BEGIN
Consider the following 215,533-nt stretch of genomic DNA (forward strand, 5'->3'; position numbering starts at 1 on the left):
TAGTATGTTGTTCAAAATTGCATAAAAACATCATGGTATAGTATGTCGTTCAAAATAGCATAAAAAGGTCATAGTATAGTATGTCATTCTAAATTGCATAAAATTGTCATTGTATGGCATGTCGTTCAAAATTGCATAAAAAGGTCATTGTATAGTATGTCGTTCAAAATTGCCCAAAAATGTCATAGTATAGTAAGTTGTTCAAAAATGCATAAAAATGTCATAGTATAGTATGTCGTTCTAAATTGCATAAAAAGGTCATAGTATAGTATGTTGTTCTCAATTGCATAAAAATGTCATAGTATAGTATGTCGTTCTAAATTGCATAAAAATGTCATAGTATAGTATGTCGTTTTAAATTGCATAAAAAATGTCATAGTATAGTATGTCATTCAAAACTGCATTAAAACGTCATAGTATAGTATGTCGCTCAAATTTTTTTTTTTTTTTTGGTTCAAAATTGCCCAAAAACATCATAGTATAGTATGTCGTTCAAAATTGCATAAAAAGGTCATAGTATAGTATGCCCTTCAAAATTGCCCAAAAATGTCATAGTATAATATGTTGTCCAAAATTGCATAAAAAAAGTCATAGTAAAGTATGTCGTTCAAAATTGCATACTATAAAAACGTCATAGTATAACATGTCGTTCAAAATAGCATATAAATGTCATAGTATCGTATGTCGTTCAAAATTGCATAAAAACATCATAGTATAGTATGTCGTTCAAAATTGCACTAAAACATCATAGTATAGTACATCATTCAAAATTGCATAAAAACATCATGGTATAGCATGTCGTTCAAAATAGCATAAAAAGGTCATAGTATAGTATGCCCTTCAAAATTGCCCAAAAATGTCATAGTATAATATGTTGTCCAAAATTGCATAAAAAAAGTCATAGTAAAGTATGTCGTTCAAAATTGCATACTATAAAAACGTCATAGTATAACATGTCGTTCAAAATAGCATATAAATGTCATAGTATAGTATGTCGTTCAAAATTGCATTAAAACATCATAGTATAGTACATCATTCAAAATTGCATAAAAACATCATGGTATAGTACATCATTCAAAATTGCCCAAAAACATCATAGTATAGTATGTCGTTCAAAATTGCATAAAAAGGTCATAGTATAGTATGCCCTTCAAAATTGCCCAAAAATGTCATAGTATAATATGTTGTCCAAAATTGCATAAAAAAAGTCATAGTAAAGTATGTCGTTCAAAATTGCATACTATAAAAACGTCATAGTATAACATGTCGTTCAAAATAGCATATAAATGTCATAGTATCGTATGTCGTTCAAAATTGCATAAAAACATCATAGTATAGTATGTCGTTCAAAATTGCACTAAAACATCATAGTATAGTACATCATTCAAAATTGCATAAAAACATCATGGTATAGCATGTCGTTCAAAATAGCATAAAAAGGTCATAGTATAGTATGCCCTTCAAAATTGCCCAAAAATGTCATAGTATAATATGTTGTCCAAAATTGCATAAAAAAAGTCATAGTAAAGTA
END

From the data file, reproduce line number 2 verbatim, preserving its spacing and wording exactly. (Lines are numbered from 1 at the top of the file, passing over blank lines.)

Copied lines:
TAGTATGTTGTTCAAAATTGCATAAAAACATCATGGTATAGTATGTCGTTCAAAATAGCATAAAAAGGTCATAGTATAGTATGTCATTCTAAATTGCATAAAATTGTCATTGTATGGCATGTCGTTCAAAATTGCATAAAAAGGTCATTGTATAGTATGTCGTTCAAAATTGCCCAAAAATGTCATAGTATAGTAAGTTGTTCAAAAATGCATAAAAATGTCATAGTATAGTATGTCGTTCTAAATTGCATAAAAAGGTCATAGTATAGTATGTTGTTCTCAATTGCATAAAAATGTCATAGTATAGTATGTCGTTCTAAATTGCATAAAAATGTCATAGTATAGTATGTCGTTTTAAATTGCATAAAAAATGTCATAGTATAGTATGTCATTCAAAACTGCATTAAAACGTCATAGTATAGTATGTCGCTCAAATTTTTTTTTTTTTTTTGGTTCAAAATTGCCCAAAAACATCATAGTATAGTATGTCGTTCAAAATTGCATAAAAAGGTCATAGTATAGTATGCCCTTCAAAATTGCCCAAAAATGTCATAGTATAATATGTTGTCCAAAATTGCATAAAAAAAGTCATAGTAAAGTATGTCGTTCAAAATTGCATACTATAAAAACGTCATAGTATAACATGTCGTTCAAAATAGCATATAAATGTCATAGTATCGTATGTCGTTCAAAATTGCATAAAAACATCATAGTATAGTATGTCGTTCAAAATTGCACTAAAACATCATAGTATAGTACATCATTCAAAATTGCATAAAAACATCATGGTATAGCATGTCGTTCAAAATAGCATAAAAAGGTCATAGTATAGTATGCCCTTCAAAATTGCCCAAAAATGTCATAGTATAATATGTTGTCCAAAATTGCATAAAAAAAGTCATAGTAAAGTATGTCGTTCAAAATTGCATACTATAAAAACGTCATAGTATAACATGTCGTTCAAAATAGCATATAAATGTCATAGTATAGTATGTCGTTCAAAATTGCATTAAAACATCATAGTATAGTACATCATTCAAAATTGCATAAAAACATCATGGTATAGTACATCATTCAAAATTGCCCAAAAACATCATAGTATAGTATGTCGTTCAAAATTGCATAAAAAGGTCATAGTATAGTATGCCCTTCAAAATTGCCCAAAAATGTCATAGTATAATATGTTGTCCAAAATTGCATAAAAAAAGTCATAGTAAAGTATGTCGTTCAAAATTGCATACTATAAAAACGTCATAGTATAACATGTCGTTCAAAATAGCATATAAATGTCATAGTATCGTATGTCGTTCAAAATTGCATAAAAACATCATAGTATAGTATGTCGTTCAAAATTGCACTAAAACATCATAGTATAGTACATCATTCAAAATTGCATAAAAACATCATGGTATAGCATGTCGTTCAAAATAGCATAAAAAGGTCATAGTATAGTATGCCCTTCAAAATTGCCCAAAAATGTCATAGTATAATATGTTGTCCAAAATTGCATAAAAAAAGTCATAGTAAAGTA